Rising Business Optimism in Hong Kong Encourages Business Expansions and Hiring Spurts

Business optimism in Hong Kong rose sharply in the first quarter of 2014 from the previous quarter, according to the latest Grant Thornton International Business Report (IBR). In Hong Kong, 48%  of businesses had a positive 12-month outlook for the city’s economy, compared with 8% in the fourth quarter of 2013.


Business confidence in Hong Kong is at one of its highest since the first quarter of 2011, as revenue expectations jump from 39% to 72% and export levels record a two-fold rise to 32%, a strong sign of an economic upswing in Hong Kong. Expectations on selling prices also saw a slight increase from 43% to 48% over the last quarter.


Business confidence in Hong Kong last year had been at an all-time low since the second quarter of 2012 amid prolonged unemployment and rising inflation, among other factors.


The increased optimism of Hong Kong businesses in the first quarter of 2014 versus the fourth quarter of 2013 is consistent with an improvement in business confidence across the Asia Pacific region (37% vs. 26%) and globally (44% vs. 27%), as suggested in the IBR findings.


The global rise was largely driven by significant improvements in business optimism in the world's three largest economies: the U.S. (66% vs. 36%); China, (38% vs. 22%); and Japan, where its optimism of 17% might appear modest but is the highest since 2010 and about triple the country’s business optimism of 6% in the previous quarter.


“As an international financial hub, Hong Kong has always been heavily influenced by external economies. The surge in optimism reflects the stabilising of China’s economy and considerable economic expansions in the U.S. and Europe,” said Daniel Lin, managing partner at Grant Thornton Hong Kong.


The IBR also shows that companies in Hong Kong are looking at investing more in their businesses this quarter. 30% of those surveyed said they expect to spend on research and development in the next 12 months, up from 14% last quarter, while 48% of the respondents (up from last quarter’s 27%) also said that they expect to see an increased investment in plant and machinery this year. This signals a rise in the number of dynamic businesses looking to grow and to expand their operations, spurred on by the promising outlook of the economy.


Employment market rosy yet less pay raises
Along with the broadly optimistic business sentiment in Hong Kong, employment expectations by Hong Kong businesses have also climbed from 27% to 48% in the previous quarter, indicating that companies are much more likely to expand their operations and increase their headcounts this year.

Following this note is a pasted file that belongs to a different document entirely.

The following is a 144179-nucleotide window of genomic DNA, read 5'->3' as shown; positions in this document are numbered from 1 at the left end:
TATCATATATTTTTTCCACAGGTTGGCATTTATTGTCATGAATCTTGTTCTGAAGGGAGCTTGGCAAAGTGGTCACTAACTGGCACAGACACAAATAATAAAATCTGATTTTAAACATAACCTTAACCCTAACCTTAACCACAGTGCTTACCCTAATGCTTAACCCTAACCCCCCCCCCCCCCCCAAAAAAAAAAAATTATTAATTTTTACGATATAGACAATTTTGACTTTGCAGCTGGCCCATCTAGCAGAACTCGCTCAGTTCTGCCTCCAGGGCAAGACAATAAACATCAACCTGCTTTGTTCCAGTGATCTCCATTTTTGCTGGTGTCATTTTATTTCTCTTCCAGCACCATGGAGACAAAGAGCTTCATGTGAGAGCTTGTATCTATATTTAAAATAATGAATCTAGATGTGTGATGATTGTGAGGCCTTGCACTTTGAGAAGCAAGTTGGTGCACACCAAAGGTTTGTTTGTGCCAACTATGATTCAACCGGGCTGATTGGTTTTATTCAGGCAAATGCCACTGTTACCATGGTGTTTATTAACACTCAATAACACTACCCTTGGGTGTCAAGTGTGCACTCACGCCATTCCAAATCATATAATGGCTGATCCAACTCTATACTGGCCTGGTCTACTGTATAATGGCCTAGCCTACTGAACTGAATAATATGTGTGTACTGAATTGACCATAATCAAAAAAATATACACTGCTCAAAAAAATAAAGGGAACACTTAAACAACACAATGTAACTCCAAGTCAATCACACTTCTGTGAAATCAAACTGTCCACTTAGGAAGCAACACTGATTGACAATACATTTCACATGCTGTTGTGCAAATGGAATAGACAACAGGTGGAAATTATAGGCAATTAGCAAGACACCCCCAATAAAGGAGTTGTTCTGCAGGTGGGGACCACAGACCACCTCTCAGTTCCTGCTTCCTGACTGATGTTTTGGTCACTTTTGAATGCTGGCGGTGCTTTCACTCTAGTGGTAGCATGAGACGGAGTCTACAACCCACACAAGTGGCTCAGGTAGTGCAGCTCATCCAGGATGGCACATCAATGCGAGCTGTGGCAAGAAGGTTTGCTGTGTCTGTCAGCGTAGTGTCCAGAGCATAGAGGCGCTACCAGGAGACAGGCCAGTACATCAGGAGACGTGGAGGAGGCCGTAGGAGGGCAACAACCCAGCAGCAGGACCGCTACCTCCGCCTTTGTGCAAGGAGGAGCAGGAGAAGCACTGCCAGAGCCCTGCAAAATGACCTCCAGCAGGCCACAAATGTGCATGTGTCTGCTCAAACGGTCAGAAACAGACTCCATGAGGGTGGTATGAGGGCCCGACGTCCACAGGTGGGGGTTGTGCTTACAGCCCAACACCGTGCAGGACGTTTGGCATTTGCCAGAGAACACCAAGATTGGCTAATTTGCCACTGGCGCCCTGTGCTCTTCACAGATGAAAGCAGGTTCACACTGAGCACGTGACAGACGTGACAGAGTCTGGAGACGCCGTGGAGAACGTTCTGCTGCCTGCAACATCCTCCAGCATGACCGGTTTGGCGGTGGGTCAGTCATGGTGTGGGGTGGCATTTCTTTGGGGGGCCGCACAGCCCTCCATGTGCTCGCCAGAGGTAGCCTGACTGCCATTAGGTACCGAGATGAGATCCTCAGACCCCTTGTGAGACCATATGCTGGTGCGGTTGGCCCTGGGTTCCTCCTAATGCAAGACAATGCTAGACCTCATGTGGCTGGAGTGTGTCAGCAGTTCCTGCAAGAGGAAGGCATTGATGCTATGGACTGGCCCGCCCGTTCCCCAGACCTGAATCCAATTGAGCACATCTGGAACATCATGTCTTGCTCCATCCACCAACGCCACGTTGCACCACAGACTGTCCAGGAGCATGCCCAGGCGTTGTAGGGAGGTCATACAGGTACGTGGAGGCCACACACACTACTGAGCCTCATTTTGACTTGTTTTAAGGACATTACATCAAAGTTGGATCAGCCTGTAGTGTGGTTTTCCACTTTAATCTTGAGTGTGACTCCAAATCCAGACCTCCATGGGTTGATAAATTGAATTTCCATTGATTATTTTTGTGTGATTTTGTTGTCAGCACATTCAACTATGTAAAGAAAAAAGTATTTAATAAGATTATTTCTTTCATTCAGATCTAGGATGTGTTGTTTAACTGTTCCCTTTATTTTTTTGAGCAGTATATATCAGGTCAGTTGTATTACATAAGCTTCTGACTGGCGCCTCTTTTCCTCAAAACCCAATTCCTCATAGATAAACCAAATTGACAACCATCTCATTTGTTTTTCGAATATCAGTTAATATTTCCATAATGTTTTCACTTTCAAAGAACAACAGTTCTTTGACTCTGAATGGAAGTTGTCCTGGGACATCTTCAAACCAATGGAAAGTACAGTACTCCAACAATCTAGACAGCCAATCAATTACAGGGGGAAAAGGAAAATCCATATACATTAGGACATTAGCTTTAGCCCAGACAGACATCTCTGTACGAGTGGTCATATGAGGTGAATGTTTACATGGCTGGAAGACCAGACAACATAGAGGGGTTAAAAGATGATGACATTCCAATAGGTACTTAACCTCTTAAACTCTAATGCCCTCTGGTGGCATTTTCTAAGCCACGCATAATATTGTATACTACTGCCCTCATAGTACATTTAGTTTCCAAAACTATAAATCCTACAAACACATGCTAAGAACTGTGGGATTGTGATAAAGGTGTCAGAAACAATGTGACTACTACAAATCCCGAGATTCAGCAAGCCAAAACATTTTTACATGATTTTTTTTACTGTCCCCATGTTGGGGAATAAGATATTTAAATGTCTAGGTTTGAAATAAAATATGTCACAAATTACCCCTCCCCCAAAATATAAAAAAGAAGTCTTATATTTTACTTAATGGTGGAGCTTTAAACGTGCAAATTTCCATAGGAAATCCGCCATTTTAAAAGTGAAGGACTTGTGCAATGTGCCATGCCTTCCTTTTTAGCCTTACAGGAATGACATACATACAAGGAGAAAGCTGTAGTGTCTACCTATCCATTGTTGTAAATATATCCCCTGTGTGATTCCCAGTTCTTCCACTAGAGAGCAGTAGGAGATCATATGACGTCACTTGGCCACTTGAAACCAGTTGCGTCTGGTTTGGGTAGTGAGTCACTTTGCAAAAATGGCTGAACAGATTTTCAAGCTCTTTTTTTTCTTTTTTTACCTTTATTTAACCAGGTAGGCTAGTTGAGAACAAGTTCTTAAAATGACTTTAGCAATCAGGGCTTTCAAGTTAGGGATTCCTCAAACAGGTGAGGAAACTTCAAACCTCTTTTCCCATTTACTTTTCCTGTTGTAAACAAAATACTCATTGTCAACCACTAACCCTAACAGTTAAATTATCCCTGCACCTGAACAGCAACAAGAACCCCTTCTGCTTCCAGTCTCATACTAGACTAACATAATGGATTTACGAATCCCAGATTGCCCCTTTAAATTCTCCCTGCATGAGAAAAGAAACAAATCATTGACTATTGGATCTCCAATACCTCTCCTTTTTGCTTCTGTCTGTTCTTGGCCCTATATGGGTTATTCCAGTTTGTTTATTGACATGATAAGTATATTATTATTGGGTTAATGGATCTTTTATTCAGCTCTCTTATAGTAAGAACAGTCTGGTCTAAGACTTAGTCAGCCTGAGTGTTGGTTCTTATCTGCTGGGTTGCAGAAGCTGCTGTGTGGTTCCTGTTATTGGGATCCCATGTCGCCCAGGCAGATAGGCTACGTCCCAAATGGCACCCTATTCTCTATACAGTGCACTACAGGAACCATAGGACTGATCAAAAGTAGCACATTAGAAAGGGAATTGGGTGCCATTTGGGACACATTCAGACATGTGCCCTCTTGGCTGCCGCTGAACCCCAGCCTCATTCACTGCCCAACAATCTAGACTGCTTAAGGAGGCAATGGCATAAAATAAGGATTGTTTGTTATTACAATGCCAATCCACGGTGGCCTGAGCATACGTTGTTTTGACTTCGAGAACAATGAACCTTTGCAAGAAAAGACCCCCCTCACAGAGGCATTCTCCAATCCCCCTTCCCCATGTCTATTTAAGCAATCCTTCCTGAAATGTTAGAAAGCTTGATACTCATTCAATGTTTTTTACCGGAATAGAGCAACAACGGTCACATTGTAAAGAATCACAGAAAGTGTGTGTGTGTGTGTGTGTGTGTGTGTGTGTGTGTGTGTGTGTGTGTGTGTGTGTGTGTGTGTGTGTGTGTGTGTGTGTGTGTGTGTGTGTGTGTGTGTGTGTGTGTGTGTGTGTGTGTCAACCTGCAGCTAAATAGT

Even so, 40% of companies surveyed acknowledged a shortage in skilled labour in the local workforce, up from 34% in the previous quarter as the need to fill highly specialised roles becomes more pressing with the growth of businesses. These businesses also indicated less willingness to pay more in the coming year, with 74% saying they would offer employees a pay rise, down from 83% in the previous quarter.


“The drop in the number of businesses willing to give pay raises this quarter is marginal and should not have too much impact on the employment market.  It is important to note that at the end of the day, three-quarters of businesses here are still willing to pay for the right talent to aid their growth plans and that’s significant compared with the rest of the region ,” said Daniel Lin.


Increasing costs may be a challenge as economy strengthens
While businesses are generally optimistic regarding revenues and exports, the survey also indicated that increasing operating costs in the region might be a key challenge as expectations regarding profitability fell to 24% from 41% in the previous quarter. Of those surveyed, 26% (up from 18%) also said that currency exchange rates may have an impact on their businesses as well.


“On one hand, the business optimism in Hong Kong is rising. On the other, there is a growing concern over the price of doing business here, due to the increasing costs of materials, resources, property rates, currency fluctuations and a rise in the minimum wage  in the city,” Daniel Lin commented.


“Businesses will need to align these two trends over the next few months, while at the same time work creatively and do more with less in order to successfully navigate profitability hurdles and adapt rapidly to an increasingly fast-paced and transient economy. It is also important for business to understand not just their core competencies but those of their competitors as well, in order to identify opportunities and to unlock the potential for a long term, sustainable growth.”

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